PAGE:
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General News    H2'ed 5/1/12

High Drama as Occupy Asheville Goes to Court

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Asheville, North Carolina

Activists occupied two Buncombe County, NC courtrooms for much of the day April 26, 2012.

The occupiers, ranging in age from mid-20s to early-70s, were ordered to court to face various charges including trespass and impeding traffic resulting from asserting first amendment rights to peaceably assemble in various nonviolent direct actions throughout the city in October, November and December of 2011. Only one "not guilty" verdict was returned for the six defendants whose cases were heard. Continuance until June 28 was granted for about 21 other cases. Pro bono attorney Ben Scales, who has provided countless hours of assistance to the First Amendment defenders, asked for the continuance because many of the arresting officers were not present to testify.  They are "essential witnesses to our case," he said.

The first person to go before District Court Judge Patricia K. Young in the basement courtroom was Lyudmila Dhiraja, a native of the Ukraine. She had been cited for impeding traffic around Vance monument on October 15, 2011 during a rally at the monument, a location that has been acknowledged by the city of Asheville as a "traditional forum for free speech," after over a decade of weekly vigils and protests against violence and war by Women in Black and Veterans for Peace .

Dhiraja pled guilty and was sentenced to 12 months probation and 20 days suspended sentence. Her husband, Joseph Bacanskas, also known as Virato, and the first of Occupy Asheville activists to be charged, was found guilty April 17 of willfully impeding traffic at Vance Monument and ordered to pay $190.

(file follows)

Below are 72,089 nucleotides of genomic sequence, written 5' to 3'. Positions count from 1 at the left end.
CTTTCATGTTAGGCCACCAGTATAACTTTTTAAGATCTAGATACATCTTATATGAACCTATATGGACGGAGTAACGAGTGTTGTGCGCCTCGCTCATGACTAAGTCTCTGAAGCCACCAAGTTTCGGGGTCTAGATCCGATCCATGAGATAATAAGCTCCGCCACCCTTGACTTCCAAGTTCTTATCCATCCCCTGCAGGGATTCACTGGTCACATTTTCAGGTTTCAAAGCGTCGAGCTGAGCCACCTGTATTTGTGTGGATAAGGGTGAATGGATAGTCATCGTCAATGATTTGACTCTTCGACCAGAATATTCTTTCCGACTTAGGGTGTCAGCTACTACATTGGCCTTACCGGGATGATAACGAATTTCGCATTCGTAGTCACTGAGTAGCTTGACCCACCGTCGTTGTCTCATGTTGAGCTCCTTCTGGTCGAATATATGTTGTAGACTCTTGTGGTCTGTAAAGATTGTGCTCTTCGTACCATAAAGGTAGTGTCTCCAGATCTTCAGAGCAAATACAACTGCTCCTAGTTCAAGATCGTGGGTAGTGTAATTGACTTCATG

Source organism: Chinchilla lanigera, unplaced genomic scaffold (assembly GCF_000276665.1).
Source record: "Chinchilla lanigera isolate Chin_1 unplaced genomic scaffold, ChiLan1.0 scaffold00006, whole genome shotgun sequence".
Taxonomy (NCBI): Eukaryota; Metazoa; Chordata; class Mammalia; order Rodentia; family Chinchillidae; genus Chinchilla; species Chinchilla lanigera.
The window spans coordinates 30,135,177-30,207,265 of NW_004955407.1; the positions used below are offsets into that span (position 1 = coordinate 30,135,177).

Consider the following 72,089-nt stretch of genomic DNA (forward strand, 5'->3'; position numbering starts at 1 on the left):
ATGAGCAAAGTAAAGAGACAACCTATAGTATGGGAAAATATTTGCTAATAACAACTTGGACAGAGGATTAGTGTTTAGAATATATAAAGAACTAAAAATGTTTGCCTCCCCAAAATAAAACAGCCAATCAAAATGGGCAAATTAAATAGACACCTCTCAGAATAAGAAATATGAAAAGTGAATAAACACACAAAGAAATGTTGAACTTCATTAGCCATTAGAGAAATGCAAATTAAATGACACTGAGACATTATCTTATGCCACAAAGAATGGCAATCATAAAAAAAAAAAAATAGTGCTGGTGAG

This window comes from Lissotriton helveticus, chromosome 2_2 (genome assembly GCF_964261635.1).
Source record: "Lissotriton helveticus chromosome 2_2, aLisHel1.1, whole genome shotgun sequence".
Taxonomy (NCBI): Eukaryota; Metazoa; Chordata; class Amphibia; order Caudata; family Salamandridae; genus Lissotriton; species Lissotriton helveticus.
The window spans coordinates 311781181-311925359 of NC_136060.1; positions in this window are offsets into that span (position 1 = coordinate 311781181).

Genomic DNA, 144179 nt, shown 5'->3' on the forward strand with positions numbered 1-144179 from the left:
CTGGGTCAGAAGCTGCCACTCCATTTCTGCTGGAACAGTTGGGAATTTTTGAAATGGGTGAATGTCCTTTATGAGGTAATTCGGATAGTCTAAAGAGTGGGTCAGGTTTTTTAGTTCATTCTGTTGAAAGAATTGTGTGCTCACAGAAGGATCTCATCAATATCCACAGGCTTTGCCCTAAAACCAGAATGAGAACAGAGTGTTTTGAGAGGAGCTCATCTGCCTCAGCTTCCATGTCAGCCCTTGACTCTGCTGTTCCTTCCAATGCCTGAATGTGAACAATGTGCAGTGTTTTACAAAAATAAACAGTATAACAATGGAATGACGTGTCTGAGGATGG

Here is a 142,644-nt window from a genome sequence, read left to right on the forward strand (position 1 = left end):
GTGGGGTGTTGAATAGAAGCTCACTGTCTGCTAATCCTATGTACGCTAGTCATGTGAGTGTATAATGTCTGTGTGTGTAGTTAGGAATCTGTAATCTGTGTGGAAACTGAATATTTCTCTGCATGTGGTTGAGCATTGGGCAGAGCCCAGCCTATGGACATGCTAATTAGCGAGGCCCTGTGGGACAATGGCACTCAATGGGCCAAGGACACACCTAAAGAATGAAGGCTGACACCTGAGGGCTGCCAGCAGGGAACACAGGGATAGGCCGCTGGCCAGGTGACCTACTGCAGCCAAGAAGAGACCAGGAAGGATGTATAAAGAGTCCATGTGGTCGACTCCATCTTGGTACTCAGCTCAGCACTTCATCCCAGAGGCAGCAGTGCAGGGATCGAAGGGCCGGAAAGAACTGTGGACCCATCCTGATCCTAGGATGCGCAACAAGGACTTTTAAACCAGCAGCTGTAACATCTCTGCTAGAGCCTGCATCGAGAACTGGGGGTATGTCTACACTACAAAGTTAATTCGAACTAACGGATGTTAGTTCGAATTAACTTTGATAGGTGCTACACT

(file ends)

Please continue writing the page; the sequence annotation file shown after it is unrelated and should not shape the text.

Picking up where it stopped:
Attorney Ben scales also assisted Matthew Burd, who opted to serve as his own attorney. Burd was sent upstairs to courtroom 3 where he was tried before District Court Judge Julie M. Keple.  Numerous supporters and co-defendants whose trials had been postponed followed him to the 2nd floor courtroom. Assistant District Attorney Milton Fletcher prosecuted Burd on charges of trespass for a November 2 march and rally at Vance monument.  Burd maintained he was asserting his First Amendment Rights to peaceably assemble.  He asked Asheville Police Sgt. Jonathan Brown if he had taken an oath to uphold the Constitution, but when he asked Brown to recite the oath, the ten year police veteran was unable to do so. Sgt. Brown has been present at many Occupy Asheville events, and told the court in a later trial that afternoon that "we became familiar with people inside the movement. I had a lot of dialog. ..we were prepared for multiple scenarios."

Several National Lawyers Guild Legal Observers, including this writer were present in the court room throughout the day. Asheville has a dozen Legal Observers, trained by retired attorney Curry First, who is also the president of the Western North Carolina chapter of the ACLU.  I had barely settled in to the 2nd floor courtroom to observe when defendant Matthew Burd called me forward as a witness.  This is one of the roles we Legal Observers agree to as part of our training through the National Lawyers Guild .  With my notes in hand from the Nov. 2 march from Lexington Ave. underpass and the rally at Vance monument, I approached the stand.

To the best of my recollection, and aided with my Legal Observer notes, I was able to answer questions regarding the arrests and interactions with the police. Unlike the encounters in many cities where the occupy movement is active, all the interactions I have observed between Asheville police and occupy activists have been civil and polite, as each play out the roles they feel a duty to assert.

Under cross examination, I had to correct the Assistant District Attorney, who kept referring to what he called "your organization."  Occupy is a "movement" I asserted, not an organization.  I was serving as a trained Legal Observer, not as a participant. The prosecuting attorney's style was aggressive and badgering, often interrupting, and as one observer later commented, "He seems more interested in getting a conviction than getting at the truth of what happened."